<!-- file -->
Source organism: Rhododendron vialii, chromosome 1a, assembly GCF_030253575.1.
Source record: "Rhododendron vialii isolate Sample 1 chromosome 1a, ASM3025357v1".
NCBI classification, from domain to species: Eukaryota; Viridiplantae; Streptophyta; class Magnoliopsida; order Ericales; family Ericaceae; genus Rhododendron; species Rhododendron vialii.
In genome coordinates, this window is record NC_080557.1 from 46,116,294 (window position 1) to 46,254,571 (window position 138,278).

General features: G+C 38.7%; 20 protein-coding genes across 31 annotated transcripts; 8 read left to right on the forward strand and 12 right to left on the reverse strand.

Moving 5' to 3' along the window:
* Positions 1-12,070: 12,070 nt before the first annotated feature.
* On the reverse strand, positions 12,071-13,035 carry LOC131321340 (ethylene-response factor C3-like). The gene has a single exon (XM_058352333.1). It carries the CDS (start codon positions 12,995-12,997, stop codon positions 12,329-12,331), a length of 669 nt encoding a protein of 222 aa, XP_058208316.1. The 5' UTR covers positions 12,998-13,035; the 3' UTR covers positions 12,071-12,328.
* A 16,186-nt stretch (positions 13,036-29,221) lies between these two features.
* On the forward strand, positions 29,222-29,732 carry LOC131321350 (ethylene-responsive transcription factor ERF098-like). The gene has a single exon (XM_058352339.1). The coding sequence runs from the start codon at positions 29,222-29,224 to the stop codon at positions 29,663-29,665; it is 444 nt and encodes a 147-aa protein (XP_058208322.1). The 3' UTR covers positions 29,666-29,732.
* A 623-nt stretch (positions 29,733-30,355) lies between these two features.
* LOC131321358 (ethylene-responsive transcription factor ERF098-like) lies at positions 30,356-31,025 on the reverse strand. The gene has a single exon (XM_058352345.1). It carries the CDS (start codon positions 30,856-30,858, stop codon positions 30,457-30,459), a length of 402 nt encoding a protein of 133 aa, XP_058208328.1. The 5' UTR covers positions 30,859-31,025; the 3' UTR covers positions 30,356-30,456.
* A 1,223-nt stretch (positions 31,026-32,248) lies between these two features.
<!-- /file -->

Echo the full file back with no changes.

Source organism: Rhododendron vialii, chromosome 1a, assembly GCF_030253575.1.
Source record: "Rhododendron vialii isolate Sample 1 chromosome 1a, ASM3025357v1".
NCBI classification, from domain to species: Eukaryota; Viridiplantae; Streptophyta; class Magnoliopsida; order Ericales; family Ericaceae; genus Rhododendron; species Rhododendron vialii.
In genome coordinates, this window is record NC_080557.1 from 46,116,294 (window position 1) to 46,254,571 (window position 138,278).

General features: G+C 38.7%; 20 protein-coding genes across 31 annotated transcripts; 8 read left to right on the forward strand and 12 right to left on the reverse strand.

Moving 5' to 3' along the window:
* Positions 1-12,070: 12,070 nt before the first annotated feature.
* On the reverse strand, positions 12,071-13,035 carry LOC131321340 (ethylene-response factor C3-like). The gene has a single exon (XM_058352333.1). It carries the CDS (start codon positions 12,995-12,997, stop codon positions 12,329-12,331), a length of 669 nt encoding a protein of 222 aa, XP_058208316.1. The 5' UTR covers positions 12,998-13,035; the 3' UTR covers positions 12,071-12,328.
* A 16,186-nt stretch (positions 13,036-29,221) lies between these two features.
* On the forward strand, positions 29,222-29,732 carry LOC131321350 (ethylene-responsive transcription factor ERF098-like). The gene has a single exon (XM_058352339.1). The coding sequence runs from the start codon at positions 29,222-29,224 to the stop codon at positions 29,663-29,665; it is 444 nt and encodes a 147-aa protein (XP_058208322.1). The 3' UTR covers positions 29,666-29,732.
* A 623-nt stretch (positions 29,733-30,355) lies between these two features.
* LOC131321358 (ethylene-responsive transcription factor ERF098-like) lies at positions 30,356-31,025 on the reverse strand. The gene has a single exon (XM_058352345.1). It carries the CDS (start codon positions 30,856-30,858, stop codon positions 30,457-30,459), a length of 402 nt encoding a protein of 133 aa, XP_058208328.1. The 5' UTR covers positions 30,859-31,025; the 3' UTR covers positions 30,356-30,456.
* A 1,223-nt stretch (positions 31,026-32,248) lies between these two features.